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1970s / Murder of Bob Crane - 1978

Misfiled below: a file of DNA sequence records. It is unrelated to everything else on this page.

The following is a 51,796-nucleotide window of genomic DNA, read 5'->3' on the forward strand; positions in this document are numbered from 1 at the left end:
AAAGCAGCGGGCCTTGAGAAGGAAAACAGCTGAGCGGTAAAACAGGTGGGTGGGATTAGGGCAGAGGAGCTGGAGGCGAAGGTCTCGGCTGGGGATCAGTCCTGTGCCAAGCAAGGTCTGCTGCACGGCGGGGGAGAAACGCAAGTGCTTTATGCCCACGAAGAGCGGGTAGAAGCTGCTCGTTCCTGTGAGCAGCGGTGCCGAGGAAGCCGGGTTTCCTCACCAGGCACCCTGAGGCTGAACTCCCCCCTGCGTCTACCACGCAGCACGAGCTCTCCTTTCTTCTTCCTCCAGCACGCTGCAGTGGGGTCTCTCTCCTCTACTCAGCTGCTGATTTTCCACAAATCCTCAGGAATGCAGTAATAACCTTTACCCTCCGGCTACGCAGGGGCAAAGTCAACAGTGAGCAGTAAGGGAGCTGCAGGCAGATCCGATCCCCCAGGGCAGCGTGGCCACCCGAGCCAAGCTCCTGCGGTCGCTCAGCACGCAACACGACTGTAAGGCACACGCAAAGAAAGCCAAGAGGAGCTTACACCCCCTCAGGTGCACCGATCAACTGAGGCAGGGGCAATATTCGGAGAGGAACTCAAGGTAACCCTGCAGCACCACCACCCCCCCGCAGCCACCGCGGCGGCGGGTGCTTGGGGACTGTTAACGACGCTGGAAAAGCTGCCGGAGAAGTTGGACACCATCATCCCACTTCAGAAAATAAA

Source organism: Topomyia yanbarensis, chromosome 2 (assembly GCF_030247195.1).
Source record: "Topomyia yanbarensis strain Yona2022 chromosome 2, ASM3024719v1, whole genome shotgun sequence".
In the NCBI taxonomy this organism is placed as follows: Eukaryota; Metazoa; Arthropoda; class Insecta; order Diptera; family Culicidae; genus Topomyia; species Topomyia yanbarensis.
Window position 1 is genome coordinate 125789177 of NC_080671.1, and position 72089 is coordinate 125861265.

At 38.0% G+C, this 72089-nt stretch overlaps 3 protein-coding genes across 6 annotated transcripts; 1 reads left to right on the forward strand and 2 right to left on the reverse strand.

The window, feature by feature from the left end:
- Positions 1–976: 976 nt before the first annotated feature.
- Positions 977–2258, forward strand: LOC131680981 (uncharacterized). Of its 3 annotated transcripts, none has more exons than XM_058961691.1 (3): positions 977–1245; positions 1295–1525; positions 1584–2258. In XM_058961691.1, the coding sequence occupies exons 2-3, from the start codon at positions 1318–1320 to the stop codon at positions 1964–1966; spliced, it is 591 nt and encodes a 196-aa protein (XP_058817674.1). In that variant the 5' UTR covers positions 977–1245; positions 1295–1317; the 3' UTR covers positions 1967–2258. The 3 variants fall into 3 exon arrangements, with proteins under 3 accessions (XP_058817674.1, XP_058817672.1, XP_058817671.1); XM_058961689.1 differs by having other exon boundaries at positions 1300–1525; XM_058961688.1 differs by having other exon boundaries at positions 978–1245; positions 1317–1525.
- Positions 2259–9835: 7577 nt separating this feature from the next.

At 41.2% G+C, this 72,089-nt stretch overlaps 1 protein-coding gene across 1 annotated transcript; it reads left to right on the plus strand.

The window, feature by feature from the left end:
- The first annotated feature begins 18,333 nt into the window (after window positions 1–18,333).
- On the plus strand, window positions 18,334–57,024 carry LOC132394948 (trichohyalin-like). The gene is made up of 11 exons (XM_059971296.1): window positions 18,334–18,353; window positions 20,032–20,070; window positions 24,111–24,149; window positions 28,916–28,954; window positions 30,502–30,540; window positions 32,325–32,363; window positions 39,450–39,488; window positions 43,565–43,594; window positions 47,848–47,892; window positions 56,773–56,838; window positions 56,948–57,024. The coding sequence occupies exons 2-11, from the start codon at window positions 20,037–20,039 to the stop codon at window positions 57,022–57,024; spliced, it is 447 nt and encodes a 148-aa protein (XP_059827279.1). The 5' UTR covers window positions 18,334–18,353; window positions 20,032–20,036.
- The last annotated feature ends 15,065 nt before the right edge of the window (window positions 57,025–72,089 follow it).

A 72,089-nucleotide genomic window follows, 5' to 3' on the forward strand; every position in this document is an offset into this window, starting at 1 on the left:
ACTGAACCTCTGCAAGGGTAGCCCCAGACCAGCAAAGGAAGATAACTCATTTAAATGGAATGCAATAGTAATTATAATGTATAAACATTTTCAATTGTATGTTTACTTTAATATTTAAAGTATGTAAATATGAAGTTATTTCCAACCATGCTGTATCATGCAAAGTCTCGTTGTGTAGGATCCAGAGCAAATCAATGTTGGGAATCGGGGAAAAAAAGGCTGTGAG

Bob Crane will forever be remembered by TV fans as the actor who played Colonel Robert Hogan in the sitcom Hogan's Heroes from 1965 to 1971. Crane was an amateur photographer. During the run of the show, co-star Richard Dawson introduced Crane to John Henry Carpenter, who worked with the video department at Sony Electronics and had access to early videotape recorders. Crane, a notorious womanizer, arranged for Carpenter to secretly and frequently photograph Crane's plentiful sexual escapades using this new technology. In 1978, Crane was appearing in Scottsdale, AZ in the play Beginner's Luck at the Windmill Dinner Theatre. On the night of June 28, Crane allegedly phoned Carpenter to tell him that their friendship was over. The following day, Crane was discovered bludgeoned to death in bed at the Winfield Place Apartments in Scottsdale. The murder weapon was never found--but police believed it to be a camera tripod. Crane was two weeks shy of his 50th birthday. Crane likely knew his assailant and was comfortable with him/her being in the room: He was known as a light sleeper and there were no signs of struggle. A bottle of scotch whiskey was found in Crane's room. Crane did not drink scotch. According to the program Cold Case Files, police at the crime scene noted that Carpenter called the apartment several times and did not seem surprised that the police were there. The car Carpenter had rented the previous day was impounded. In it, several blood smears were found that matched Crane's blood type. DNA testing, which might have confirmed that it was Crane's blood, did not exist yet. Due to insufficient evidence, Maricopa County Attorney Charles F. Hyder declined to file charges. The case was reopened in 1990, 12 years after the murder. A 1978 attempt to test the blood found in the car that Carpenter had rented resulted in a match to Bob Crane's blood type, but it failed to produce any additional results. DNA testing in 1990 could not be completed due to an insufficient remaining sample. Detectives Barry Vassall and Jim Raines instead hoped that additional witnesses and a picture of a possible piece of brain tissue found in the rental car (which had been lost since the original investigation) would incriminate Carpenter. He was arrested and held for trial after a preliminary hearing before a Superior Court judge who ruled that evidence justified a trial by jury. During Carpenter's 1994 trial, defense attorneys attacked the prosecution's case as circumstantial and inconclusive. They denied that Carpenter and Crane were on bad terms; they further said the theory that a camera tripod was the murder weapon was sheer speculation based on Carpenter's occupation. They also disputed the claim that the rediscovered photo showed brain tissue, and they noted that authorities did not have any such tissue. The defense pointed out that Crane had been videotaped and photographed in compromising sexual positions with numerous women, implying that a jealous person or someone fearing blackmail might have been the killer. Carpenter was found not guilty. He maintained his innocence until his own death on September 4, 1998. Bob Crane's murder remains officially unsolved.